TEN YEARS have passed since the end of the conflict with the LTTE. In Sri Lanka’s troubled post-independence history, ten years is a long time. Th at’s enough time to assess the performance of the economy, post-war, and refl ect on some questions of politics. A new publication “Managing Domestic and International Challenges and Opportunities in Post-conflict Development-Lessons from Sri Lanka” contains papers that throw some light on these issues.

“In May 2009, Sri Lanka’s nearly three-decade-long separatist war ended when government forces crushed the separatist insurgency and annihilated its leadership. A war-weary population hoped and expected that this would usher in a period of peace and national reconciliation, political stability, and sustained economic growth. But a decade after the end of the war, those hopes and expectations have faded as the country once again faces the reality of political instability, a struggling economy and sharpening ethnic, religious and social tensions.”

What went wrong? “Successful and sustainable post-conflict recovery and growth required a combination of economic and political measures.

(a) to lay the basis for national reconciliation by sensitively addressing the root causes of minority grievances, ethnic and regional inequalities and perceptions of discrimination in particular;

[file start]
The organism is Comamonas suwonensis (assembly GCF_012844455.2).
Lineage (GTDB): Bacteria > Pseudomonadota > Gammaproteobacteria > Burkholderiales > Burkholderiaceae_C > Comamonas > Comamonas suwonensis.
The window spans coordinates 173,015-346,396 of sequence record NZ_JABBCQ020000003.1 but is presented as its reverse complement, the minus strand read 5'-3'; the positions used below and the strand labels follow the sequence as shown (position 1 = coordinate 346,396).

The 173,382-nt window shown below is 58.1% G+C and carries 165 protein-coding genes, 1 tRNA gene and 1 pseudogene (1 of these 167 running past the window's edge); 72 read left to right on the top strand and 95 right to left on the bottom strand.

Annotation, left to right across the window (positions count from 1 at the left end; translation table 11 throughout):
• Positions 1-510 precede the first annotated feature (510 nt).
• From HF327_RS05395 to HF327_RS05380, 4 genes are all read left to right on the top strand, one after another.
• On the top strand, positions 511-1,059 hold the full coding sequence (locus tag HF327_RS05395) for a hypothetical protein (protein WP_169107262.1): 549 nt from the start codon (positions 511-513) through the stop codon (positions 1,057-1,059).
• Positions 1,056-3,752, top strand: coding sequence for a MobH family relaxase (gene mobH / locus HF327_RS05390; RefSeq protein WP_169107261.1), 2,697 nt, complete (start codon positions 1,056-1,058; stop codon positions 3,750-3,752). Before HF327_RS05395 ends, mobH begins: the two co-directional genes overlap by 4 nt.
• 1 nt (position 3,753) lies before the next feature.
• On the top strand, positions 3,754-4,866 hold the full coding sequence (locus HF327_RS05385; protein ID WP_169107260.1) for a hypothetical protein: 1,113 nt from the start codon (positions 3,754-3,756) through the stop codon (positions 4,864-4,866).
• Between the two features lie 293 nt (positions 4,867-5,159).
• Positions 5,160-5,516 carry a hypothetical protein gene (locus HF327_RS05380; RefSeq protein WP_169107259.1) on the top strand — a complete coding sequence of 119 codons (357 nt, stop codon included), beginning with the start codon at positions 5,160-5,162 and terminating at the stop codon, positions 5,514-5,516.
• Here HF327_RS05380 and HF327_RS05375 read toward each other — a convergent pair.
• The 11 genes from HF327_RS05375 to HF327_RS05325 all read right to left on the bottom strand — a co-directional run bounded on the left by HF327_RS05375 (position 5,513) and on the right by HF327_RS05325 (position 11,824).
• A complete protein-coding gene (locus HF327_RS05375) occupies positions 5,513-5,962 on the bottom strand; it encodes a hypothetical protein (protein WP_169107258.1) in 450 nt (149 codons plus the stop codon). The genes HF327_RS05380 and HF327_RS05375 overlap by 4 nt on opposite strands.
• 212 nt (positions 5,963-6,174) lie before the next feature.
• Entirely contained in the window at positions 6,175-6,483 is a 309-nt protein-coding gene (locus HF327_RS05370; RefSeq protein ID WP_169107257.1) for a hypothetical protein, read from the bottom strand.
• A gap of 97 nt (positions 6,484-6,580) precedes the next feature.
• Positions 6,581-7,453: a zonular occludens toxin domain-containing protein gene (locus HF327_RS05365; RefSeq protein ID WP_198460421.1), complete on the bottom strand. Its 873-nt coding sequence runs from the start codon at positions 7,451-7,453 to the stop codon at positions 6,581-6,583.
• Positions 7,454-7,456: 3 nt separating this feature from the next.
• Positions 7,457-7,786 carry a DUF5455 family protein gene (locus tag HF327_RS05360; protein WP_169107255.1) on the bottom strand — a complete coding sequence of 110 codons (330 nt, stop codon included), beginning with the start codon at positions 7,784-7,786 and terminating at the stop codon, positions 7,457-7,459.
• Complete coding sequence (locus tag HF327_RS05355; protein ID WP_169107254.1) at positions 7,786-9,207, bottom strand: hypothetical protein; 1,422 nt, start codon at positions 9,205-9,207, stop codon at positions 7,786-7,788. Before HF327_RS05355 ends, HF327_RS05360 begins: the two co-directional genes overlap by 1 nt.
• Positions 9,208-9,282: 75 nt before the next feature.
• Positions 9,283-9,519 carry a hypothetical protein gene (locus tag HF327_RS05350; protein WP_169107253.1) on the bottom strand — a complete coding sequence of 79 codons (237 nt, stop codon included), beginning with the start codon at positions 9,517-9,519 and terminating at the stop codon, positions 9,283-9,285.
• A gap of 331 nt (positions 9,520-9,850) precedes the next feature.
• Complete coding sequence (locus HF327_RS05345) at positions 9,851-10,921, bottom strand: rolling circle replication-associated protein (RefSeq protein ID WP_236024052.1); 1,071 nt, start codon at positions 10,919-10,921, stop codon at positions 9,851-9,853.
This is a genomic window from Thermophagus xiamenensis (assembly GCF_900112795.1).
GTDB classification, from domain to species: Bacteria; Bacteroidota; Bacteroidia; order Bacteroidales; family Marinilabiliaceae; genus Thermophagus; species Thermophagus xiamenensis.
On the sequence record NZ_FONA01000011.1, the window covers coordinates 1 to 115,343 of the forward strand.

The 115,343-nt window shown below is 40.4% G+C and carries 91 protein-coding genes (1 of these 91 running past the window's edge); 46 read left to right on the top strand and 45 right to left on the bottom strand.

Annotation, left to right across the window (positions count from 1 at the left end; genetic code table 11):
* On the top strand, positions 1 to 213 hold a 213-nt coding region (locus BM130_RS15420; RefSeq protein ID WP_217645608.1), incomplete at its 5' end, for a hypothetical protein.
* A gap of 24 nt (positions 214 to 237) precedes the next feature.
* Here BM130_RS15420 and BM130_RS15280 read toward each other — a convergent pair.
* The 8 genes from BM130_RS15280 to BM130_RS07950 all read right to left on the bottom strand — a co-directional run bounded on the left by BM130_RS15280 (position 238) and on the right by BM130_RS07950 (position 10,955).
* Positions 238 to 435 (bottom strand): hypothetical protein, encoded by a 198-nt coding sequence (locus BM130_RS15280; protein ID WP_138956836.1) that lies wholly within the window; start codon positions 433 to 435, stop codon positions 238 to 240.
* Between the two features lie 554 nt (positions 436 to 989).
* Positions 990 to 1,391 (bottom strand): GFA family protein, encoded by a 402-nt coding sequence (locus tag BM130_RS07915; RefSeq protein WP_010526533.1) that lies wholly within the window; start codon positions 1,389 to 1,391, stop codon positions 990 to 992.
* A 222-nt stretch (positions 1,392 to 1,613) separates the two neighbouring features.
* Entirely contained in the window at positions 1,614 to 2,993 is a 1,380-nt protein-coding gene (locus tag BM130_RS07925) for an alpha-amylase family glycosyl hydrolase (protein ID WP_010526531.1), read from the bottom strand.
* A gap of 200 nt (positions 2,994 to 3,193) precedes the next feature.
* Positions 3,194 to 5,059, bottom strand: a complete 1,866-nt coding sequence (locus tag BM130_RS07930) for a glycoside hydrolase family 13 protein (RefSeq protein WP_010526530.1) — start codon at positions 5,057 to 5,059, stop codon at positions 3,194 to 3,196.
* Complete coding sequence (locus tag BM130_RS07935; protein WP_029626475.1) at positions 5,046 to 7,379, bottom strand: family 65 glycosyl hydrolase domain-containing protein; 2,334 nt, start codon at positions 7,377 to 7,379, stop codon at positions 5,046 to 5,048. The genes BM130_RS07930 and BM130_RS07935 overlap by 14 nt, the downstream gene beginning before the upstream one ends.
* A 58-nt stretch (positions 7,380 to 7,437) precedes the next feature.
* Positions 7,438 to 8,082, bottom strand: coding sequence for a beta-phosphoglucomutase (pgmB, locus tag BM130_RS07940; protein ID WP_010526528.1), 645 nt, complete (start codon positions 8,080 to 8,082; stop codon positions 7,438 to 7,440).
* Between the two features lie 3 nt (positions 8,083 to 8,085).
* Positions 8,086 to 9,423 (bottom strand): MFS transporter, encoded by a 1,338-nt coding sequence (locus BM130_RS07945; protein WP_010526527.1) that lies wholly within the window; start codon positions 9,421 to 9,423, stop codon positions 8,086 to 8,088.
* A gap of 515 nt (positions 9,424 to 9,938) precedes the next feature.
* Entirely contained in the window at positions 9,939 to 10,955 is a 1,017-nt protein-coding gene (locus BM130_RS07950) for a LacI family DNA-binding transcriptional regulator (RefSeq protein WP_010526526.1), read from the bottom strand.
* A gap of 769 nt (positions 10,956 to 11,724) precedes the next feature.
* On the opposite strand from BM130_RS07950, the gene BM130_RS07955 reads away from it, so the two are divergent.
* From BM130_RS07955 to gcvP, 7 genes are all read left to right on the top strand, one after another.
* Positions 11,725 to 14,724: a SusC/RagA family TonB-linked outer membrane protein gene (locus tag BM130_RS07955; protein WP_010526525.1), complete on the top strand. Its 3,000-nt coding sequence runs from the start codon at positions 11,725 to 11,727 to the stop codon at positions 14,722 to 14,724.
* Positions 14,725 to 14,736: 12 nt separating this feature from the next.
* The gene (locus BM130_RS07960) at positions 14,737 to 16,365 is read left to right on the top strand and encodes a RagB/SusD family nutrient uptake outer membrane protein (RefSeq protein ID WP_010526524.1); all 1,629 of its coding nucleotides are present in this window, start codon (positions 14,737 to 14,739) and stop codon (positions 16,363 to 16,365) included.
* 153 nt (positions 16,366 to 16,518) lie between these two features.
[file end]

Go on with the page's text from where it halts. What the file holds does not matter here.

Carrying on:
(b) to provide a quick peace dividend to the population as a whole through employment and income growth and reductions in poverty and income inequality; and

(c) to set in place a sound medium-term macroeconomic framework for growth with stability to underpin a strategy for long term economic development”.
The table of economic indicators sets out the bare facts. (see Table)

The ceasefire broke down in 2006 and fighting resumed. During the war years (2006-09) growth averaged 6% helped by the rapid expansion of the global economy (2006-2008), higher levels of public investment (average close to 6% of GDP) and improved connectivity associated with rapid progress in infrastructure: road development, telecom and electricity sectors.

In the immediate aftermath of the war, the global economy slowed (due to the financial crisis), but Sri Lanka’s growth accelerated to 8.5%. The spurt lasted three years (2010-2012) and was driven by government spending, particularly on infrastructure and increased consumption.

“The government implemented a large-scale infrastructure development programme and some current consumption-oriented spending initiatives. An infrastructure programme certainly had a strong economic rationale: after three decades of a destructive war, the rebuilding of infrastructure had to be a core component of any recovery and rebuilding effort. The other spending initiatives also had appealed to a population that had gone through years of economic restraints and difficulties”.


Growth then slumped to an average of 4.2%, where it has remained since. Post-conflict countries expect to experience a sustained “peace dividend”, but in Sri Lanka, this was puzzlingly short.“These initial economic successes were deceptive. On closer examination, the indicators of economic performance were not nearly as robust as they seemed at first glance. The economic boom itself was built on shaky foundations.” Rapid growth post-2009 was driven by: